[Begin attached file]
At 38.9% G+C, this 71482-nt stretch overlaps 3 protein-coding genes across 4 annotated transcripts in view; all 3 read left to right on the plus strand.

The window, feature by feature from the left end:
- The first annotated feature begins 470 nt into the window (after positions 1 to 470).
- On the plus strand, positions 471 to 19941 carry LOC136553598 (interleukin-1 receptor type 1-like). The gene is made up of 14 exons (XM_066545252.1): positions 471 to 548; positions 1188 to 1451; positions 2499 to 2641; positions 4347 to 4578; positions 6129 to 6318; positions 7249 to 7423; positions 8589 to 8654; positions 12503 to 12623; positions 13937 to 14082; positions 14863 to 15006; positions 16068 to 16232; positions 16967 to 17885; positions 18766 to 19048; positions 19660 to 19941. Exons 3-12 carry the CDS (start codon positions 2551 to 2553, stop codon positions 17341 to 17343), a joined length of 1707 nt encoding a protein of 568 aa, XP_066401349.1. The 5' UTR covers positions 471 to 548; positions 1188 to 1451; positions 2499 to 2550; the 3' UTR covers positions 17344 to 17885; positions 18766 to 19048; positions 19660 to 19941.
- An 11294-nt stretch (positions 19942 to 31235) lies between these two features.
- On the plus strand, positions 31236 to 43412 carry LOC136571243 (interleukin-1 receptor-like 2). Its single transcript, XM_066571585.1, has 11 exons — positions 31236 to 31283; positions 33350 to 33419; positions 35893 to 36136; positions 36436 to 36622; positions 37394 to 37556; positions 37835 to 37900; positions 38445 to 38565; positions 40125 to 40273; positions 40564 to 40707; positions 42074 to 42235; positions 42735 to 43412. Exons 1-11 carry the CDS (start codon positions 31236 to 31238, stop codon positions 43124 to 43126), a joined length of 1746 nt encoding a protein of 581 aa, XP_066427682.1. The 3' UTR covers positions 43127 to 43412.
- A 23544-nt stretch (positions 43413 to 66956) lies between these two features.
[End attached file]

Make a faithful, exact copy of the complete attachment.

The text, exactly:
At 38.9% G+C, this 71482-nt stretch overlaps 3 protein-coding genes across 4 annotated transcripts in view; all 3 read left to right on the plus strand.

The window, feature by feature from the left end:
- The first annotated feature begins 470 nt into the window (after positions 1 to 470).
- On the plus strand, positions 471 to 19941 carry LOC136553598 (interleukin-1 receptor type 1-like). The gene is made up of 14 exons (XM_066545252.1): positions 471 to 548; positions 1188 to 1451; positions 2499 to 2641; positions 4347 to 4578; positions 6129 to 6318; positions 7249 to 7423; positions 8589 to 8654; positions 12503 to 12623; positions 13937 to 14082; positions 14863 to 15006; positions 16068 to 16232; positions 16967 to 17885; positions 18766 to 19048; positions 19660 to 19941. Exons 3-12 carry the CDS (start codon positions 2551 to 2553, stop codon positions 17341 to 17343), a joined length of 1707 nt encoding a protein of 568 aa, XP_066401349.1. The 5' UTR covers positions 471 to 548; positions 1188 to 1451; positions 2499 to 2550; the 3' UTR covers positions 17344 to 17885; positions 18766 to 19048; positions 19660 to 19941.
- An 11294-nt stretch (positions 19942 to 31235) lies between these two features.
- On the plus strand, positions 31236 to 43412 carry LOC136571243 (interleukin-1 receptor-like 2). Its single transcript, XM_066571585.1, has 11 exons — positions 31236 to 31283; positions 33350 to 33419; positions 35893 to 36136; positions 36436 to 36622; positions 37394 to 37556; positions 37835 to 37900; positions 38445 to 38565; positions 40125 to 40273; positions 40564 to 40707; positions 42074 to 42235; positions 42735 to 43412. Exons 1-11 carry the CDS (start codon positions 31236 to 31238, stop codon positions 43124 to 43126), a joined length of 1746 nt encoding a protein of 581 aa, XP_066427682.1. The 3' UTR covers positions 43127 to 43412.
- A 23544-nt stretch (positions 43413 to 66956) lies between these two features.